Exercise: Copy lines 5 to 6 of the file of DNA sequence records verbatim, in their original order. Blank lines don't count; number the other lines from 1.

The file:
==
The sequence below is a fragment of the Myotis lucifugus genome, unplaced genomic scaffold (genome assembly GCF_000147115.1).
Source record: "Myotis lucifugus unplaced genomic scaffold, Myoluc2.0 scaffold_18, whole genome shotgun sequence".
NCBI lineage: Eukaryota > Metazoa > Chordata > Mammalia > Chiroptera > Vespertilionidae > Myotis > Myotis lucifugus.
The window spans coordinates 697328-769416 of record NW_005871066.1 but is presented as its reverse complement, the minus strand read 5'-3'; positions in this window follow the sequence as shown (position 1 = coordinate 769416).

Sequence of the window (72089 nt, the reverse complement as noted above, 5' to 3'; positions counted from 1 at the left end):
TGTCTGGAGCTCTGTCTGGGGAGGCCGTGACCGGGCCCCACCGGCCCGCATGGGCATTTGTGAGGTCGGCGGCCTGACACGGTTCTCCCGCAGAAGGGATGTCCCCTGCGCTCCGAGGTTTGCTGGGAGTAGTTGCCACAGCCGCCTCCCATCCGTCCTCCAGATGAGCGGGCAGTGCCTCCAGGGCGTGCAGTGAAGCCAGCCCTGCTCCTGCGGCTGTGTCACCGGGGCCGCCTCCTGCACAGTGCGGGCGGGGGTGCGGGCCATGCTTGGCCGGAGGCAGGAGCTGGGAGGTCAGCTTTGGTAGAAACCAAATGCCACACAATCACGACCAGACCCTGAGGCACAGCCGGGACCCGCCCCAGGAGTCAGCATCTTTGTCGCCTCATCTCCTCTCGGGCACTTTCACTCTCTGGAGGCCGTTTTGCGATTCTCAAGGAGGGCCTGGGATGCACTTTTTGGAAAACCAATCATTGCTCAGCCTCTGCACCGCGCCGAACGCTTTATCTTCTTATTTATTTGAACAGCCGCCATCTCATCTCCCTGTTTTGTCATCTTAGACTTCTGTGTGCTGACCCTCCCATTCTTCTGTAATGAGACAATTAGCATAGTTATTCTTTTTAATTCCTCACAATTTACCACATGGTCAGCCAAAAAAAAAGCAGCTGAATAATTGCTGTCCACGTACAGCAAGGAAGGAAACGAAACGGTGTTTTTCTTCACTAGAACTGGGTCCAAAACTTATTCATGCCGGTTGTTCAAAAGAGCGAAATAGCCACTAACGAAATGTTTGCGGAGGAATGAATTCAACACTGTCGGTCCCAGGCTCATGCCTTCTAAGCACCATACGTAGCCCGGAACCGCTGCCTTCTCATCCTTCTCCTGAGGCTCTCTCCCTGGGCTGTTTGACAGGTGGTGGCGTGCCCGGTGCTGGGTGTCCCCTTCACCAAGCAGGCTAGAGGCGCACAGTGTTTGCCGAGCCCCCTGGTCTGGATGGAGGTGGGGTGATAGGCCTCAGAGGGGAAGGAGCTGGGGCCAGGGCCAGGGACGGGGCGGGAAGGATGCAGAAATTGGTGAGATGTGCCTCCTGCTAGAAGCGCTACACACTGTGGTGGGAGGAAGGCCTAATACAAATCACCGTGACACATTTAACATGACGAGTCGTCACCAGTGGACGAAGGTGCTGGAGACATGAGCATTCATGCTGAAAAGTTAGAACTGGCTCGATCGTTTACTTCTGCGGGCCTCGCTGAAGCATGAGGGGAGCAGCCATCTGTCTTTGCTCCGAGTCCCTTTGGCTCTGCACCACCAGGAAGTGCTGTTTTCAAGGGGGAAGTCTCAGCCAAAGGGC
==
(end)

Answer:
Sequence of the window (72089 nt, the reverse complement as noted above, 5' to 3'; positions counted from 1 at the left end):
TGTCTGGAGCTCTGTCTGGGGAGGCCGTGACCGGGCCCCACCGGCCCGCATGGGCATTTGTGAGGTCGGCGGCCTGACACGGTTCTCCCGCAGAAGGGATGTCCCCTGCGCTCCGAGGTTTGCTGGGAGTAGTTGCCACAGCCGCCTCCCATCCGTCCTCCAGATGAGCGGGCAGTGCCTCCAGGGCGTGCAGTGAAGCCAGCCCTGCTCCTGCGGCTGTGTCACCGGGGCCGCCTCCTGCACAGTGCGGGCGGGGGTGCGGGCCATGCTTGGCCGGAGGCAGGAGCTGGGAGGTCAGCTTTGGTAGAAACCAAATGCCACACAATCACGACCAGACCCTGAGGCACAGCCGGGACCCGCCCCAGGAGTCAGCATCTTTGTCGCCTCATCTCCTCTCGGGCACTTTCACTCTCTGGAGGCCGTTTTGCGATTCTCAAGGAGGGCCTGGGATGCACTTTTTGGAAAACCAATCATTGCTCAGCCTCTGCACCGCGCCGAACGCTTTATCTTCTTATTTATTTGAACAGCCGCCATCTCATCTCCCTGTTTTGTCATCTTAGACTTCTGTGTGCTGACCCTCCCATTCTTCTGTAATGAGACAATTAGCATAGTTATTCTTTTTAATTCCTCACAATTTACCACATGGTCAGCCAAAAAAAAAGCAGCTGAATAATTGCTGTCCACGTACAGCAAGGAAGGAAACGAAACGGTGTTTTTCTTCACTAGAACTGGGTCCAAAACTTATTCATGCCGGTTGTTCAAAAGAGCGAAATAGCCACTAACGAAATGTTTGCGGAGGAATGAATTCAACACTGTCGGTCCCAGGCTCATGCCTTCTAAGCACCATACGTAGCCCGGAACCGCTGCCTTCTCATCCTTCTCCTGAGGCTCTCTCCCTGGGCTGTTTGACAGGTGGTGGCGTGCCCGGTGCTGGGTGTCCCCTTCACCAAGCAGGCTAGAGGCGCACAGTGTTTGCCGAGCCCCCTGGTCTGGATGGAGGTGGGGTGATAGGCCTCAGAGGGGAAGGAGCTGGGGCCAGGGCCAGGGACGGGGCGGGAAGGATGCAGAAATTGGTGAGATGTGCCTCCTGCTAGAAGCGCTACACACTGTGGTGGGAGGAAGGCCTAATACAAATCACCGTGACACATTTAACATGACGAGTCGTCACCAGTGGACGAAGGTGCTGGAGACATGAGCATTCATGCTGAAAAGTTAGAACTGGCTCGATCGTTTACTTCTGCGGGCCTCGCTGAAGCATGAGGGGAGCAGCCATCTGTCTTTGCTCCGAGTCCCTTTGGCTCTGCACCACCAGGAAGTGCTGTTTTCAAGGGGGAAGTCTCAGCCAAAGGGC